LISZT Complete Piano Music: Dances (Filipec)

Author: 
Jeremy Nicholas
8 573705. LISZT Complete Piano Music: Dances (Filipec)LISZT Complete Piano Music: Dances (Filipec)

LISZT Complete Piano Music: Dances (Filipec)

  • (4) Valses oubliées
  • (2) Csárdás
  • Csárdás macabre
  • Mephisto Polka
  • Mazurka brillante
  • (3) Caprices-valses, No. 2
  • Valse impromptu
  • (3) Caprices-valses, No. 1
  • Valse de concert (Végh)
  • Grand galop chromatique

The more I continued listening to this recital, the more I felt that it was one of the finest all-Liszt discs I had heard for a very long time. Produced by the pianist himself, it is also very well recorded (at Campus Fichtenhain, Krefeld, Germany) by engineer Matteo Costa.

This is Vol 49 of Naxos’s Liszt Complete Piano Music and must count among the most successful of the series, not merely because of Filipec but because of the felicitous programme. It provides a dance sequence that is both consistently varied in metre (waltzes followed by csárdás, polka, mazurka, more waltzes and two galops) and has some of the brilliant virtuoso works of the late 1830s rubbing shoulders with their experimental near-namesakes of half a century later: compare, for instance, the four Valses oubliées (1881 84, tracks 1 4), played with immense charm, and the four earlier waltzes (tracks 10 13) that prompt Filipec’s most ardent, unfettered displays of virtuosity, exploiting the full sonority of his Kawai grand. The final two tracks feature the rarely heard simplified version of the Grand galop chromatique succeeded by the celebrated original, a crowd-pleaser with which Liszt often ended his recitals. To put Filipec’s bravura performance of this in perspective, both Ogdon and Lang Lang are a full 27 seconds slower; only Fiorentino and Cziffra (who owned the piece) are faster and – hush! – I think I prefer the Croatian.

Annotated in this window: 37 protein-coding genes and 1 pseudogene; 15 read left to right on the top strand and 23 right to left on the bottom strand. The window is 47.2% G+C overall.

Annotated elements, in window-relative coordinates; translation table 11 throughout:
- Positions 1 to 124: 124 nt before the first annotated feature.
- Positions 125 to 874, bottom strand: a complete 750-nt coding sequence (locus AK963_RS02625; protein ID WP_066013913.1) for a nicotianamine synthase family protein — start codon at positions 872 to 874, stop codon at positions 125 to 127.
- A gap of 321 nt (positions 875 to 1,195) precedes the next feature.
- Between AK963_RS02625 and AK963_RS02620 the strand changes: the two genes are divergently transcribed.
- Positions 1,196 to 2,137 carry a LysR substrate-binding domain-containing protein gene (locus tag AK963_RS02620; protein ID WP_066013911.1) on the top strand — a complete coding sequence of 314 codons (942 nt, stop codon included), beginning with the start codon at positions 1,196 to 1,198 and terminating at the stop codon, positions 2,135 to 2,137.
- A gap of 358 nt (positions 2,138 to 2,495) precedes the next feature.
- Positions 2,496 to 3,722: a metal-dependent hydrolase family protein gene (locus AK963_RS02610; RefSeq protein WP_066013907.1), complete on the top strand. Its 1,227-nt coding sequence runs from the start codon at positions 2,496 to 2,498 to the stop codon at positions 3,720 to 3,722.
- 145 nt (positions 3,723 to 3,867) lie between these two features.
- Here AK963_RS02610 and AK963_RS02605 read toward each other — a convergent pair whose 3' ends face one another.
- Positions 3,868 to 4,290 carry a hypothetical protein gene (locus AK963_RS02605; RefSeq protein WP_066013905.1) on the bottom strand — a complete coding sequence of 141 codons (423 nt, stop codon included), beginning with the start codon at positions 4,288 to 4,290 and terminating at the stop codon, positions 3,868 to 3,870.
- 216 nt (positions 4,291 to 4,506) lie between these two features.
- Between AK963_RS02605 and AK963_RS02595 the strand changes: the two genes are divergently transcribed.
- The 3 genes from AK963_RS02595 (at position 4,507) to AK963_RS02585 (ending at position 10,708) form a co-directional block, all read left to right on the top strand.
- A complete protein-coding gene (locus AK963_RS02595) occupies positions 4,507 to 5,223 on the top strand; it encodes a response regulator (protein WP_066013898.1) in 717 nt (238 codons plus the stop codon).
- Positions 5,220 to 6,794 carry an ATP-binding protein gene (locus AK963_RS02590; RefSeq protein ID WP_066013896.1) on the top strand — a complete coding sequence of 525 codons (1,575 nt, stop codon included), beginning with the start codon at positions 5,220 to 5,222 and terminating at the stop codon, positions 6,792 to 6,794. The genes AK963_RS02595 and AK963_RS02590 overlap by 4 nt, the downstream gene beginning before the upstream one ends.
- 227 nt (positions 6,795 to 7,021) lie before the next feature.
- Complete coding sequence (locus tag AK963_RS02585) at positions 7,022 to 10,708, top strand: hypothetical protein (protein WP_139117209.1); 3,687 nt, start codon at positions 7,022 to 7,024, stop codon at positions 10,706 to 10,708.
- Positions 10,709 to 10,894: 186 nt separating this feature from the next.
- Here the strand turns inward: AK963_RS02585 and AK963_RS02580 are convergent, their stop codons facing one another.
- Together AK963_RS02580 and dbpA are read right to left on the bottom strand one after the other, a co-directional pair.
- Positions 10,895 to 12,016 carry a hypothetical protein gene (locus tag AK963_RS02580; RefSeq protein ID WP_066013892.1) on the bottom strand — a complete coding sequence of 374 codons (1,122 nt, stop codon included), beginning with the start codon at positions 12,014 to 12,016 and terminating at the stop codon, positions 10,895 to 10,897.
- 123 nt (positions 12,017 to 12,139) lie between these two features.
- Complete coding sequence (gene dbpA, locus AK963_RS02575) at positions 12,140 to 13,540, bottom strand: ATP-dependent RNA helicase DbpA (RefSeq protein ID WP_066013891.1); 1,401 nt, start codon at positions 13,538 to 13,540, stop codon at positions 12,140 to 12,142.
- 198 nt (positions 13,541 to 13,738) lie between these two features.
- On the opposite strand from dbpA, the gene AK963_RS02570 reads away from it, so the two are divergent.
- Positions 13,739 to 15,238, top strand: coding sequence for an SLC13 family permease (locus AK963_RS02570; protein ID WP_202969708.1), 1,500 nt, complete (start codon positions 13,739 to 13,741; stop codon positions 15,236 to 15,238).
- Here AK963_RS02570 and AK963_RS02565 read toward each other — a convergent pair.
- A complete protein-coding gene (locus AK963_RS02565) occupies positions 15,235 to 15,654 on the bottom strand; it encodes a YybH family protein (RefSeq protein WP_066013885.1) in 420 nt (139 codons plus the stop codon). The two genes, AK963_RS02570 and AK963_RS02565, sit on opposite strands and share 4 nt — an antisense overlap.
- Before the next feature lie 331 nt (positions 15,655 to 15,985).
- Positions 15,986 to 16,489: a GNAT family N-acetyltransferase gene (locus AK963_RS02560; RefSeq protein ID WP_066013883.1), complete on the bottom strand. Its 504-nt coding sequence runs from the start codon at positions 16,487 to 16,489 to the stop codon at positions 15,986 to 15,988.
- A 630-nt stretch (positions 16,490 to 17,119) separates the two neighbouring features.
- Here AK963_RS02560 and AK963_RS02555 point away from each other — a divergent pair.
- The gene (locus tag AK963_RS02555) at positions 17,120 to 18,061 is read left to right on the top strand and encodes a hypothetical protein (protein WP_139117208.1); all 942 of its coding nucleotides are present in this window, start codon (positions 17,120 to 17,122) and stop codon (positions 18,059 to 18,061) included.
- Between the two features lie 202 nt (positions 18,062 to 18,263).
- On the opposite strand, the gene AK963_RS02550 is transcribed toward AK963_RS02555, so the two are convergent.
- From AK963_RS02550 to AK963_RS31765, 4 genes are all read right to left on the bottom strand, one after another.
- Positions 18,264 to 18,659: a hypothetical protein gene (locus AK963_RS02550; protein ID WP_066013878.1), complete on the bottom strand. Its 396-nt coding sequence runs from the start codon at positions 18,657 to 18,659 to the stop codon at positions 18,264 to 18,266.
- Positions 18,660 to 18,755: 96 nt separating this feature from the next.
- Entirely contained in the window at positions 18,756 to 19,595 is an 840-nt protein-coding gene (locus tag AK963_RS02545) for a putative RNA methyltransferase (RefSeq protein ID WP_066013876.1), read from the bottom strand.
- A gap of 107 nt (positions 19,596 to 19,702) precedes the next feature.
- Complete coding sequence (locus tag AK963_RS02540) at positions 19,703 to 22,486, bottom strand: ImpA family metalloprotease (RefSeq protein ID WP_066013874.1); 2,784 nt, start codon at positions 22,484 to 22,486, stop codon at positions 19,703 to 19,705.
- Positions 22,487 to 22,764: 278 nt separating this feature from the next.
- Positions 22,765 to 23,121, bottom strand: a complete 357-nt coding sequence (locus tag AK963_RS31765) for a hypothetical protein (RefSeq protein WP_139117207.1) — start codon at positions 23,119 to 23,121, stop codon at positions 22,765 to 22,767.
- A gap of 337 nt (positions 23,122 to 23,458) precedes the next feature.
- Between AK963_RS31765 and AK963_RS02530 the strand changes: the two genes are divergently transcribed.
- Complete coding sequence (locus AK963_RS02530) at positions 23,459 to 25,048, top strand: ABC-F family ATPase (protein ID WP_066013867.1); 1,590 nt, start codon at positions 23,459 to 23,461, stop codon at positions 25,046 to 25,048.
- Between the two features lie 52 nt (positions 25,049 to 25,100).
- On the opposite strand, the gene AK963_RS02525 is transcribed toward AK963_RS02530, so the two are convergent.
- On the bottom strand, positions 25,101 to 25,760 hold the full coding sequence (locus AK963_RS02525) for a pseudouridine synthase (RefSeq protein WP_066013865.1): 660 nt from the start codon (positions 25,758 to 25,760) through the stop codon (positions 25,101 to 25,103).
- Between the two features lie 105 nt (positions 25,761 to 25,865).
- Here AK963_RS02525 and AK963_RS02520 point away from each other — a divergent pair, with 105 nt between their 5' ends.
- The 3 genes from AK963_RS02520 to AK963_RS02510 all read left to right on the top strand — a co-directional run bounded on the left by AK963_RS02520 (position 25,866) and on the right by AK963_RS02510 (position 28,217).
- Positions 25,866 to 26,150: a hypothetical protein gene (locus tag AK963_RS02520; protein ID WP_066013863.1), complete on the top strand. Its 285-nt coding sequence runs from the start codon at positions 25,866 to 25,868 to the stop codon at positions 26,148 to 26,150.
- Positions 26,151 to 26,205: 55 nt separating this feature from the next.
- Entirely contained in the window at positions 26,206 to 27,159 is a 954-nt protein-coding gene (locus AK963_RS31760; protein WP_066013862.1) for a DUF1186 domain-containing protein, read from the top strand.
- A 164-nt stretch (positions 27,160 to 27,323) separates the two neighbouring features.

Filipec has three of the most important attributes that make a great pianist: artist, architect and acrobat. Indeed, the only thing that lets down this impressive release is the frightful painting of Liszt on the cover, based, presumably, on one of Franz Hanfstaengl’s 1857 series of photographic portraits. Would not one of the hundreds of photos of Liszt have been preferable? At least, something a little more classy to compliment the contents.

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